The potential harvest workers are sitting right in front of us. They are sitting in our cell groups and seated in our pews. We need to ask God to give us leadership eyes in order to see their potential. As Rob mentioned in his post yesterday, we need to “scan the ditches.”




Scan the Ditches

Yesterday, Joel wrote about how the future leadership of your cell/church is in the harvest.  He quoted Matthew 9:36:  “He [Christ] felt great pity for the crowds that came, because their problems were so great and they didn’t know where to go for help.”

Do you remember the story of Christ that involves a Jewish priest, a Levite, and a “despised Samaritan?”  Most of us know this story we call “The Good Samaritan.”  Of course, you know in Jesus’ day and time, you couldn’t find a Jew that would come close to believing that one could ever find a “GOOD Samaritan.”  Jews despised Samaritans.  They saw them as half-breeds, ethnic traitors, and bad guys.  Socially, a Jewish person would not dare touch a drinking vessel of a Samaritan person.  Mmmm?  Check out John 5– woman at the well.  I digress.

One characteristic trait that the Samaritan had (in contrast to the Jewish priest and the Levite) was pity.  His pity for the Jewish man (who was attacked by bandits, stripped of his garments, beaten, and left half dead alongside the road) serves as a pathway for sacrificial action.  This Samaritan rescues the Jewish man.  Let’s see now.  A Samaritan caring for a half dead Jewish man?  Did I get that right? 

The story of Christ is presented by Christ to answer the following question asked by a Jewish lawyer:  “Who is my neighbor?”   After telling the story, Christ asks this Jewish lawyer, “Now which of these three would you say was a neighbor to the man who was attacked by bandits?”  The man replied, “The one who showed him mercy.”  The Jewish lawyer couldn’t answer the question by saying, “the Samaritan.”  He simply couldn’t bring himself to that despicable level of saying those words.

Therefore, Christ responds:  “Yes, now go and do the same.”

A further difference between the Jewish priest and the Levite in contrast to the Samaritan is that the Samaritan not only saw the road, but the ditches as well.  He didn’t pretend that he had not seen what he saw.  The goal of reaching Jericho was not more important than a deed of mercy.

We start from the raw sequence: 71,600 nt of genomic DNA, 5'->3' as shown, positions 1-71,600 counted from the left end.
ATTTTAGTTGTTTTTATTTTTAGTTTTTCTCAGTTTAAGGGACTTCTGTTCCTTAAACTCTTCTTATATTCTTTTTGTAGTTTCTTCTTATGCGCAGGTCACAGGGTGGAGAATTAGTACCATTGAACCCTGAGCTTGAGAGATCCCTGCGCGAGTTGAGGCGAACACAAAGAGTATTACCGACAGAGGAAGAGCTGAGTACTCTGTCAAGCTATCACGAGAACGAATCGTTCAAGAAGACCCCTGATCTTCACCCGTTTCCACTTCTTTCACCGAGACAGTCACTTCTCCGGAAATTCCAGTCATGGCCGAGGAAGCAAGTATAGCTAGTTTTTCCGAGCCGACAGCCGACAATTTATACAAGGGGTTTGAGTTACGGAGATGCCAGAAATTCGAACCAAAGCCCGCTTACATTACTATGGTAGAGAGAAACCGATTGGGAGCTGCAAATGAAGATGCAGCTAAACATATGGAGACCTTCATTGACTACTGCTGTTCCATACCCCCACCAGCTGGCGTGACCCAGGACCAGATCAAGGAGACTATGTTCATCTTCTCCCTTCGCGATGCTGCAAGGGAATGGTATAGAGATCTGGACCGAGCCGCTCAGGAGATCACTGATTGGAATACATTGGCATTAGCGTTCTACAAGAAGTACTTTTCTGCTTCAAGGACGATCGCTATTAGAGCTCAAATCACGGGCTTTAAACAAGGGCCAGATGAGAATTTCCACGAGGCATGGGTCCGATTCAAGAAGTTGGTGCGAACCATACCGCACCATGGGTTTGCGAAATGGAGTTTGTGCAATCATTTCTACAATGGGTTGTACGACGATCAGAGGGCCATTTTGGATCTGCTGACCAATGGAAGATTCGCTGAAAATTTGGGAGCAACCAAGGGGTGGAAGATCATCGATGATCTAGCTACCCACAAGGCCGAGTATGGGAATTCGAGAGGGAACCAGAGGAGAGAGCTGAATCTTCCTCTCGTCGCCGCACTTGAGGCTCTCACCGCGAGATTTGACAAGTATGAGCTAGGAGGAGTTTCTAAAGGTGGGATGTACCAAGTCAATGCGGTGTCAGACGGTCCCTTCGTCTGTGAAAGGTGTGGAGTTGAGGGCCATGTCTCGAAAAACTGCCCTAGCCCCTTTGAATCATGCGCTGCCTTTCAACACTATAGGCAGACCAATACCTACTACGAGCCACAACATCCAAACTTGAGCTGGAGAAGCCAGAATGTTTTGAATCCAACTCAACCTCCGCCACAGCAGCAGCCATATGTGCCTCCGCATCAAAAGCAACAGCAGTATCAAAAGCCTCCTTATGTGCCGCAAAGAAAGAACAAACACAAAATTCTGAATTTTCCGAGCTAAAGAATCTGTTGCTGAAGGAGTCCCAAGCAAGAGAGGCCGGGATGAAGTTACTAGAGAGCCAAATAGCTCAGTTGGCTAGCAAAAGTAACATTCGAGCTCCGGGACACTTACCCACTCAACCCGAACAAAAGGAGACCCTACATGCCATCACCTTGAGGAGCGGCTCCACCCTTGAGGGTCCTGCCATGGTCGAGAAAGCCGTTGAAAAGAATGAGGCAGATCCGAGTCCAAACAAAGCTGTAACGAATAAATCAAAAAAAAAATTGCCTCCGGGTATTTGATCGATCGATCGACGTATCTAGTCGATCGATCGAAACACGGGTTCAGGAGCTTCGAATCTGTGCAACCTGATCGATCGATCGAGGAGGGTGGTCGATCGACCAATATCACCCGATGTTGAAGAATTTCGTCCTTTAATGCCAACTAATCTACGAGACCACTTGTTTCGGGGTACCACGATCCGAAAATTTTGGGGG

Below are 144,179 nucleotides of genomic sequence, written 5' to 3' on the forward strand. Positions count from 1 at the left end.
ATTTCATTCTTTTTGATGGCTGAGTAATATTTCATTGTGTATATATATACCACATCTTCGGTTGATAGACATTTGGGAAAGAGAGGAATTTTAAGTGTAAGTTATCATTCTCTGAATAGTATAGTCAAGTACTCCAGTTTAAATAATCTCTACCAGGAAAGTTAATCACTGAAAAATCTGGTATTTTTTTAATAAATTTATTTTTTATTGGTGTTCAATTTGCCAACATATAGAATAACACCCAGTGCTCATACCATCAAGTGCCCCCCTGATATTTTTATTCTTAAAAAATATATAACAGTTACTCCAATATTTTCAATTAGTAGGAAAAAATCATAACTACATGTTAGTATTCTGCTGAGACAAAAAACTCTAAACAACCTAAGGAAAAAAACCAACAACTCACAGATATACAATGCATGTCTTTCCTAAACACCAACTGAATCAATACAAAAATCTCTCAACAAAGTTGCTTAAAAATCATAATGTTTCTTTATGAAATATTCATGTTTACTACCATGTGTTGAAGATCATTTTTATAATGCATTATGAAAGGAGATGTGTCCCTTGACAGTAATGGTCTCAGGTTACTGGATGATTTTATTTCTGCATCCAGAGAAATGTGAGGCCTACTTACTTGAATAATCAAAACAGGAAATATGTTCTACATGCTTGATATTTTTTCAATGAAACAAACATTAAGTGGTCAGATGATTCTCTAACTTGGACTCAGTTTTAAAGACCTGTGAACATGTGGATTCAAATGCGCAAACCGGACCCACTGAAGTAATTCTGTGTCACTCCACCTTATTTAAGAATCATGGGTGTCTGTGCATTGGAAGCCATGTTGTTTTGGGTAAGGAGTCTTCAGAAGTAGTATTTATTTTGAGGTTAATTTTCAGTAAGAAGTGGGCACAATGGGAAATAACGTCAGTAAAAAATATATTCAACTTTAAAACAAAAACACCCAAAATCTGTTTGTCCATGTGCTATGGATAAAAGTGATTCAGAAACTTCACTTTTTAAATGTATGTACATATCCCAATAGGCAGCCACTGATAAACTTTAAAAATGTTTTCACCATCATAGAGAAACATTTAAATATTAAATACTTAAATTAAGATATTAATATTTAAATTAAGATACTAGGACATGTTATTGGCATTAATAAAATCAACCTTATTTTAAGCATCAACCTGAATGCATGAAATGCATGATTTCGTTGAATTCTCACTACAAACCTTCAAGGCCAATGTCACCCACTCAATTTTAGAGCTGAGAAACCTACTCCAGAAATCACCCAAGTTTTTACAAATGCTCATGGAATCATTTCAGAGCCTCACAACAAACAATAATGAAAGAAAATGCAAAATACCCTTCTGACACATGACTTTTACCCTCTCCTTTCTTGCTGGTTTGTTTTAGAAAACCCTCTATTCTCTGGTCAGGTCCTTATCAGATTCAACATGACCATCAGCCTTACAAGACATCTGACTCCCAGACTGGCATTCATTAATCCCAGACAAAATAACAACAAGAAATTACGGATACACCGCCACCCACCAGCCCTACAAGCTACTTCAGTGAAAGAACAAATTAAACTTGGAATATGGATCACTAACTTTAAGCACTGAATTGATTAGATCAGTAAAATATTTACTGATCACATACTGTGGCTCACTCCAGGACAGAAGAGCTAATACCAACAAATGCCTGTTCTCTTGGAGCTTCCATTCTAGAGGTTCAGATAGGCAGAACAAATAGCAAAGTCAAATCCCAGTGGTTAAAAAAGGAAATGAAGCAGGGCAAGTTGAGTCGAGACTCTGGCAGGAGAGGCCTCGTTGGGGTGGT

Today, keep your eyes on the road… and scan the ditches as well.


by Rob Campbell



Harvest Workers

joelIn the next few blogs I’d like to take selected quotes from my book Leadership Explosion. The following four paragraphs comes from the introduction:

So often we see the multitude but don’t contemplate their awful state. Jesus did more than analyze the condition of the lost. He had compassion on them because “. . . they were harassed and helpless, like sheep without a shepherd” (Mt. 9: 36). Yet, this compassion stirred Christ to exhort his followers to, “. . . Ask the Lord of the harvest, therefore, to send out workers into his harvest field” (Mt. 9:36-38). We can’t reap the harvest alone. We need help. This book is about raising up leadership to reap the harvest.

I’ve researched small groups around the world. Here’s what I’ve discovered: Small groups are not the answer. In fact, there is a danger in thinking that small groups are the answer. Small groups come and go; they rise and falter over time. Unless small group members are converted into small group leaders, little long-term fruit remains.

Churches do not reap the harvest because they have small groups. They reap the harvest because they have harvest workers. Churches that have no plan to develop people have by default planned to lose the harvest.

“The growth of the cell movement is based on raising up leaders from within. The highest priority of the cell leader is to identify prospective interns and begin the mentoring process.” With this quote, Gwynn Lewis pinpoints the purpose of this book. Cell leaders are not primarily called to form and sustain cell groups; their primary job is to find, train, and release new leadership. Jim Egli expands on this same point: “The cell model is not a small-group strategy; it is a leadership strategy. The focus is not to start home groups but to equip an expanding number of caring leaders. If you succeed at this, your church will flourish.”

I agree with the above comments today just as much as I did when I wrote them seven years ago. I’ve learned that raising up harvest workers in the WEST is more difficult than in the majority world, but the same principles hold true anywhere in the world. Jesus is looking for harvest workers and cells provide the best atmosphere for leaders to develop and spread their wings.